Hotel Cocaine: Is The Mutiny Club and Hotel a Real Place?

MGM+’s ‘Hotel Cocaine’ takes the audience to 1970s Miami, when cocaine had broken into the narcotics market, and criminal outfits were pouring their money into the business to make unbelievable amounts of money out of it. The show, however, begins with a working-class man trying to provide for his family in an increasingly unstable world. His connection to a cocaine smuggler brings him on the radar of the DEA, and this throws him into a world that he never wanted to be a part of. In between all this, his connection to Hotel Mutiny also serves as an important plot device. Interestingly, the hotel is one of the few real things about the story.

Hotel Mutiny was Infamous for the Crowd it Hosted

There is The Hotel Mutiny located at 2951 S. Bayshore Drive in Coconut Grove, but in its current form, it is nothing like the image projected in ‘Hotel Cocaine.’ The place has gone through quite a transformation in the past few decades, but in the late 70s and early 80s, it was a den for people from all sorts of places to come together to have the time of their lives. Called Studio 54 of Miami, Mutiny opened in 1971 as a private club, but by the second half of the decade, it had earned a notoriety that eventually led to its downfall, leading to the club being closed in 1985.

What made Mutiny so infamous was the crowd it invited into its quarters. From big-time drug dealers and smugglers to CIA officers, from lawyers and money launderers to famous actors and singers like Crosby & Nash, Fleetwood Mac, and Led Zeppelin, among others, you could anyone and everyone at Mutiny. The hotel was known for its themed suites like the Bordello Room, Gypsy Caravan, and Hot Fudge, offering something for everyone. At the time, it also became the biggest seller of Dom Pérignon, which was often poured in the bathtub for the guests to bathe in. Reportedly, the champagne was in demand so much that when the hotel ran out, they would send the staff on a private plane to get more from other cities. Due to the nature of its business, so much cash was said to have flown in that they would send armored trucks with cash to the bank.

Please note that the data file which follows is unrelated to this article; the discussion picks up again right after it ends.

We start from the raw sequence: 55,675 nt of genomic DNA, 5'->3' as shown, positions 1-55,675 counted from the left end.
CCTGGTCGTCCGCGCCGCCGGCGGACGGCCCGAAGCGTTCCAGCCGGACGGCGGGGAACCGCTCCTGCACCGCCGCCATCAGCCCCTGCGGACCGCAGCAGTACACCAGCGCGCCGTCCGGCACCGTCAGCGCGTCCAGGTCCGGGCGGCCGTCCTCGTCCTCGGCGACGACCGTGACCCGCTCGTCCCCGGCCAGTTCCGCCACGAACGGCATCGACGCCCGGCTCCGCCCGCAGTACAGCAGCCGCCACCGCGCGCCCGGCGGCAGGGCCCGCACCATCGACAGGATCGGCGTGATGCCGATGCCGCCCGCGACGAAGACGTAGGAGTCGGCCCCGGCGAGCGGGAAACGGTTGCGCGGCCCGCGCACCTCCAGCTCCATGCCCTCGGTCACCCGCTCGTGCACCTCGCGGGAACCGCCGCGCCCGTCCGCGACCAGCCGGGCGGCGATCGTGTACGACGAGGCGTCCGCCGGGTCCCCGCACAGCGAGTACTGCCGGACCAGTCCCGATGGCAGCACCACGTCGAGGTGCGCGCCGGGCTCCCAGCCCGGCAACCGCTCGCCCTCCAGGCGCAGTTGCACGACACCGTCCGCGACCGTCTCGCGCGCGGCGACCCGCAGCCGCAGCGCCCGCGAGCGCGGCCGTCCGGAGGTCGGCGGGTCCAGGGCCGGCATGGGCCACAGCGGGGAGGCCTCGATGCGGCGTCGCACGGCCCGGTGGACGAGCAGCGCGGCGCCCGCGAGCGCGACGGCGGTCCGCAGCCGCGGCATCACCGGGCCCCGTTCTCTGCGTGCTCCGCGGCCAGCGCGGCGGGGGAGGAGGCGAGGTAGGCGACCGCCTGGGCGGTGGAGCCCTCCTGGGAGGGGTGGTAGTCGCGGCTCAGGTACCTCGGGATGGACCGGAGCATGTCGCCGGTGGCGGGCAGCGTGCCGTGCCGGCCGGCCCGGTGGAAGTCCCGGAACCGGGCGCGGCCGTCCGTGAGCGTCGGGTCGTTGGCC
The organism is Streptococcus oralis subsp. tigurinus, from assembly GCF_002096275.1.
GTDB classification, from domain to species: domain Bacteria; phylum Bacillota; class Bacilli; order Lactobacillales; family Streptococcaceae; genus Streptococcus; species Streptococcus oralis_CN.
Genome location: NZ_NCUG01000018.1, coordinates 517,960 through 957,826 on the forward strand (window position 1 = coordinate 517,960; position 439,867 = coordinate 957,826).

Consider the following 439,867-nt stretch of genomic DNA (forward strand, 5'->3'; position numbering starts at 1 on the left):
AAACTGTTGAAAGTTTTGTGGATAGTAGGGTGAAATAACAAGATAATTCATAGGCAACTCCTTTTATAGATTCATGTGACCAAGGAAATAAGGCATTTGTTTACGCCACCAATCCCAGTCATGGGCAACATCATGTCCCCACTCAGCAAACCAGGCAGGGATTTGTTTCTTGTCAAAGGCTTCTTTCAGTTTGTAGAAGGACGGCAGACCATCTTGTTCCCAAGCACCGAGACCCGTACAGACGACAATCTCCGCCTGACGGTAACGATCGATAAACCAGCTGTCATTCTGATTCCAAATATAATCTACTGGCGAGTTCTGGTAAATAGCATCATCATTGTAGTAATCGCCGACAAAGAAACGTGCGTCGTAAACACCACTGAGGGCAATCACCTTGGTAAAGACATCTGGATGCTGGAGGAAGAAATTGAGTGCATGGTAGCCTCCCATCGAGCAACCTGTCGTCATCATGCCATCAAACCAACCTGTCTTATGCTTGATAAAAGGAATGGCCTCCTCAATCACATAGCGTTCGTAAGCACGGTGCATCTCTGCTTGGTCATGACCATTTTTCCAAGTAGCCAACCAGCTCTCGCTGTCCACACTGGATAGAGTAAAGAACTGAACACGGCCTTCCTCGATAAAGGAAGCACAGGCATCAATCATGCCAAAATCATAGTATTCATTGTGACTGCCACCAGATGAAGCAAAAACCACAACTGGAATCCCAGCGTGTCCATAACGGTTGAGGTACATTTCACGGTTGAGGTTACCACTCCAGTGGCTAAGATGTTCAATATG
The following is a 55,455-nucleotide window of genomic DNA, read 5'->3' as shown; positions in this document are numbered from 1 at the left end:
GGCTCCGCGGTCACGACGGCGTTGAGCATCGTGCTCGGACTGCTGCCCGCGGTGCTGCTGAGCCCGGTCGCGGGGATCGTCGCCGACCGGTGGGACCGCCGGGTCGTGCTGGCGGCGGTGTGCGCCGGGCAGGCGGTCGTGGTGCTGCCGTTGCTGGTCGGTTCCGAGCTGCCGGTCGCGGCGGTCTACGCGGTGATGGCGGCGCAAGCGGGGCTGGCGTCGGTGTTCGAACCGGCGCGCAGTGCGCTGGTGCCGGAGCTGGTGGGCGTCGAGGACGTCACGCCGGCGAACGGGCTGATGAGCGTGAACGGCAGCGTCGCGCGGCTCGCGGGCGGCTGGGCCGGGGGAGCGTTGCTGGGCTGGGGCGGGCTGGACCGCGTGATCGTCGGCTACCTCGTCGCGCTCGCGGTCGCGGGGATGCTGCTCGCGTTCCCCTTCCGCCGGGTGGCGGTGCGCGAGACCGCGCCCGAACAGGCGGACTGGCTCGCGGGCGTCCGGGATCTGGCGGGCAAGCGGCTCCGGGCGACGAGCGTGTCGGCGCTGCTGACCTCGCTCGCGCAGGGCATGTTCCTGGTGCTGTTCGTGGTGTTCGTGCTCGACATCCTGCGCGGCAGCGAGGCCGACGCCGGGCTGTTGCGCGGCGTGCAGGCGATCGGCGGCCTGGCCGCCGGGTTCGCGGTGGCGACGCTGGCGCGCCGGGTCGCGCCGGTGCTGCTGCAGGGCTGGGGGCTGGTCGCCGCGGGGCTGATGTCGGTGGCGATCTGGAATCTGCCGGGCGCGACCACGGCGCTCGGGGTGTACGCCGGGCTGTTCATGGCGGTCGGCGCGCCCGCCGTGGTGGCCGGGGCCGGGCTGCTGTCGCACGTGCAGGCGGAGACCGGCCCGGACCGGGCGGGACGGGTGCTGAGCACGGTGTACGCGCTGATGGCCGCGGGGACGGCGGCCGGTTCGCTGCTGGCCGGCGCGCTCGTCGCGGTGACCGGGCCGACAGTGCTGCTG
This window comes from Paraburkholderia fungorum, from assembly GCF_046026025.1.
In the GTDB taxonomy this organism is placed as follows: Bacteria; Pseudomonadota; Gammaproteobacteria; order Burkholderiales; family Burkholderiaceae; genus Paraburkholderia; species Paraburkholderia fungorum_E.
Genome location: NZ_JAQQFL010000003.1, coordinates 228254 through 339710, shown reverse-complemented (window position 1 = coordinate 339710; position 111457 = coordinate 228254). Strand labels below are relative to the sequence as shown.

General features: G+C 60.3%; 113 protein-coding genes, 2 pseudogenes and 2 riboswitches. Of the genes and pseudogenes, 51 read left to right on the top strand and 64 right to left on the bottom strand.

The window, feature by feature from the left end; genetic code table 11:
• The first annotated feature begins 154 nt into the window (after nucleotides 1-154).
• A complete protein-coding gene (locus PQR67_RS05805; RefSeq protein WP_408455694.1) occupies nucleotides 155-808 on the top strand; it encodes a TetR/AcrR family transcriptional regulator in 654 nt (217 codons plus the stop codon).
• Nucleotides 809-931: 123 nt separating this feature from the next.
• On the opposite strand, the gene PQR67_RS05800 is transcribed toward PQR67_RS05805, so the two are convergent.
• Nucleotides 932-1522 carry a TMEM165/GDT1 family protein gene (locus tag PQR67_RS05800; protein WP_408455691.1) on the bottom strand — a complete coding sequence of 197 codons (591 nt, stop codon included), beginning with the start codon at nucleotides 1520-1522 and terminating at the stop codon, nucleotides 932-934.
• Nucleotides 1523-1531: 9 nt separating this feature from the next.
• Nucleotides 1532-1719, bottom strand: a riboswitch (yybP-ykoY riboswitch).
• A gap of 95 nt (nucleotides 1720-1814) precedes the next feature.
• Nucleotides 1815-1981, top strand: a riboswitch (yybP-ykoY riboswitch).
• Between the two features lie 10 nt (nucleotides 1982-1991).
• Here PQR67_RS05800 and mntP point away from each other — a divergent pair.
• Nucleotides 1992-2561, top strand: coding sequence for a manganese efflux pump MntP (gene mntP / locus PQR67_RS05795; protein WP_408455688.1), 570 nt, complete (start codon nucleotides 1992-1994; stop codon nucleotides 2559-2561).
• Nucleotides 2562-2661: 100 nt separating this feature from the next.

Hotel Mutiny’s connection to people in the criminal world and the chaos it harbored within its premises eventually led to its infamy turning bad. Financial troubles started to show up, and following a series of bad financial decisions, which had piled up over the years, the place eventually closed in 1985. The developers who got their hands on the property decided to completely change the aura of the place by turning it into a residential property, but things didn’t move so fast.

The place sat abandoned for about a decade until it was bought over by a different developer in 1996, who finally started renovating the place, with the hotel reopening in April 1999, but this time with a completely different vibe. The renovators wiped away any trace of the hotel’s cocaine-tinged history and turned it into something much more respectable, which could be approached by the general public without the worry of running into someone with a dangerous background.

Hotel Mutiny’s Reputation Attracted Hollywood to It

The infamy of the club brought it to the attention of Oliver Stone and Brian De Palma, who stayed at the place and eventually decided to make a movie called ‘Scarface.’ For authenticity, they wanted to film the movie at the hotel, but its own, Burton Goldberg, refused. The filmmakers had to turn to Southern California to make a similar structure, which appears in the film under the name of The Babylon Club. To get the cast a better sense of the story, they were also encouraged to go and check in at the hotel. Something similar also happened with ‘Miami Vice,’ with its creators spending a lot of time studying Mutiny to inform their show, its storyline, and its characters. The location is also referenced in Netflix’s ‘Griselda.’

In ‘Hotel Cocaine,’ Mutiny is recreated to look as close to the original place. The show wasn’t filmed in Miami, and with the real location now turned into a residential area, the idea of using the original location was out of the picture. Instead, they went to the Dominican Republic and recreated sets in studio lots to create a version of Mutiny. They also recreated the $75 metal membership card with the winking pirate logo embossed on it. Because the location is so critical to the show, they made sure that it felt as real and believable as possible to the audience, as it becomes more of a character than a passive location with a significant impact on the fate of the characters.

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